Don’t Stop: Fleetwood Mac Bring The Classics to Newark, N.J.
By Brian Ives
October 13, 2014
Fleetwood Mac is not one of those bands.
By Brian Ives
October 13, 2014
“Why don’t they just retire?” It’s a question often posed by cynics about legendary rock bands of the ’60s and ’70s who continue to tour, and are able to charge hundreds of dollars per ticket. Obviously, that cynical question doesn’t take into account the system of capitalism and the rules of supply and demand: if people want to pay for something, the market isn’t wrong to provide it for them. If people want to see a rock band — enough people, say, to fill three arena shows in the New York area in less than a week — why should a band call it quits?
Of course, music fans see music as more than just business, it’s art. And most fans have probably experienced at least a few band’s concerts, concerts that take place long after the magic is gone, the performances perfunctory. Many genre-specific bands — heavy metal groups, goth bands, punk rockers — may have a hard time convincingly performing angst-ridden anthems that they in their 20s, many decades and royalty checks ago.
Fleetwood Mac is not one of those bands.
While their most celebrated songs are about relationships that went south in the ’70s, somehow those songs seem timeless, more than thirty years on. And, as every fan in the audience knows, those songs are generally about people who are on stage with the person singing them. Such is the magic and the drama of Fleetwood Mac.
On Saturday night (October 11) Fleetwood Mac played to a packed Prudential Center in Newark, N.J. (they played two nights at Madison Square Garden earlier in the week); this was only about a year after the band did a two night stand at the Garden last year. The big difference — and the reason for going on tour so quickly after the last one ended — was the return of singer/songwriter/keyboardist Christine McVie.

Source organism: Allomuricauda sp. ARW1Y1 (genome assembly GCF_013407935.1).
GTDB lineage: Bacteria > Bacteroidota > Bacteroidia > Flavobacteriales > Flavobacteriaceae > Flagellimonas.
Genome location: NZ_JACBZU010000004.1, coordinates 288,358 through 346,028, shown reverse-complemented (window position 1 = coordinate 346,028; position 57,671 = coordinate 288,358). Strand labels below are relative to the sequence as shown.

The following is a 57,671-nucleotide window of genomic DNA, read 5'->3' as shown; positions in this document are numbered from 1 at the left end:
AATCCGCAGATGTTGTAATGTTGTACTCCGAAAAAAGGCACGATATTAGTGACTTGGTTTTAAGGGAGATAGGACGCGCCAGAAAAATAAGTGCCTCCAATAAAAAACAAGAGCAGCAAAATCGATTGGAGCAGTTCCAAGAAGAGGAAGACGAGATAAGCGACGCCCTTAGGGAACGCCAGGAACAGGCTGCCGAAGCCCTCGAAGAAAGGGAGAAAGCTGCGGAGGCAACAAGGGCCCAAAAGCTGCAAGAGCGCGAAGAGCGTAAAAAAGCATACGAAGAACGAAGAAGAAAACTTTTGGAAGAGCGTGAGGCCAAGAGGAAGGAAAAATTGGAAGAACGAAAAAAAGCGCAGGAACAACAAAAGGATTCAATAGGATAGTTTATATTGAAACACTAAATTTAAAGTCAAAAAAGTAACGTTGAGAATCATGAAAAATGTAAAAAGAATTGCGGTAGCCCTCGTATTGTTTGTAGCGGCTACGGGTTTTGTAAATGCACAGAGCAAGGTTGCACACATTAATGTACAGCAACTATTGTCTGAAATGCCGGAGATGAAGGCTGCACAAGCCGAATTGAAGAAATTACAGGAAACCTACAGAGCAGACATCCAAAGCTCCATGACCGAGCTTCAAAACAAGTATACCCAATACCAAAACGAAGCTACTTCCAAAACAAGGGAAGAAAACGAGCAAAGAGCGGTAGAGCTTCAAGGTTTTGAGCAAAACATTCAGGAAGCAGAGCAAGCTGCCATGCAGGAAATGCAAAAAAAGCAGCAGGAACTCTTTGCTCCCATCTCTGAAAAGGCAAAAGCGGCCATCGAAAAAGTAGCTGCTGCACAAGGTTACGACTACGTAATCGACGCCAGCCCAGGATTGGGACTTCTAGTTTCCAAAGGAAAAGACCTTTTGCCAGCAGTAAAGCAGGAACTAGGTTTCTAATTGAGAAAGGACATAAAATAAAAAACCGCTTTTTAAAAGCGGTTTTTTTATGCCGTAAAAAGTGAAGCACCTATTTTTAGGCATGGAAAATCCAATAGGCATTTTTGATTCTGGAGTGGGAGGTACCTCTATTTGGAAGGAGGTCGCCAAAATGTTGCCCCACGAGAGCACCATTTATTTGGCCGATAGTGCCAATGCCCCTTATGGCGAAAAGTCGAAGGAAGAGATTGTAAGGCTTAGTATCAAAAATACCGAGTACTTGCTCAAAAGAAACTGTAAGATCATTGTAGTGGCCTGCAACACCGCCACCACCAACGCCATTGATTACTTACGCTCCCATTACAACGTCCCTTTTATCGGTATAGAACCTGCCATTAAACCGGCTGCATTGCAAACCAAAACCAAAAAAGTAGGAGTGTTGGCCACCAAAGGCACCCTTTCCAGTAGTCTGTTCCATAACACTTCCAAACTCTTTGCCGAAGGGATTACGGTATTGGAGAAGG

Ms. McVie, who retired from the band after their incredibly successful 1997/1998 reunion, not only left Fleetwood Mac, but the music business and America. As guitarist/singer/songwriter Lindsey Buckingham told Radio.com in late 2012, “She ended up getting a divorce, she ended up selling her house in L.A., she moved back to England, she quit the band, she sold her publishing.” He added, “I would be shocked if she ever expressed any interest to do anything with us. Shocked and pleased.”
Buckingham looked more than pleased Saturday night, as did the rest of the band: singer/songwriter Stevie Nicks, drummer Mick Fleetwood and bassist (and Christine’s ex-husband) John McVie. While Nicks and Buckingham have been the personalities that Americans historically gravitated to more than Ms. McVie, it was she who got the biggest reactions on Saturday night, from the audience and from her bandmates.
The band opened up, fittingly, with their anthem, “The Chain” (the only song credited to all five members as co-writers), followed by McVie’s “You Make Loving Fun,” one of the band’s biggest hits, and one that had been absent in their set lists since McVie’s retirement. The fans greeted it ecstatically.
Throughout the evening, each of the three singer/songwriters took turns at the mic, with everyone getting equal time. It’s amazing to watch a band with three bona fide hit making stars. And each of those stars, it should be noted, are great support players on the songs that they didn’t write/sing. And here’s a few other points worth noting:
Lindsey Buckingham is one of the most underrated guitarists in rock and pop music. His playing can be as wild and explosive as Neil Young’s or as subtle as Mark Knopfler’s. He’s a producer’s guitarist: he always plays what’s right for the song.
Christine McVie’s keyboards and vocals are lovely, sublime and essential. Fleetwood Mac’s live, Christine-less album Live in Boston, is legit, but is missing something. It’s not just her songs (although a Fleetwood Mac set without “You Make Loving Fun,” “Say You Love Me” and “Little Lies” seems somewhat incomplete), it’s her singing and her playing on Lindsey and Stevie’s songs. And of course, now that she’s back, Fleetwood Mac concerts can end the way they are supposed to: with her signature classic, “Songbird.”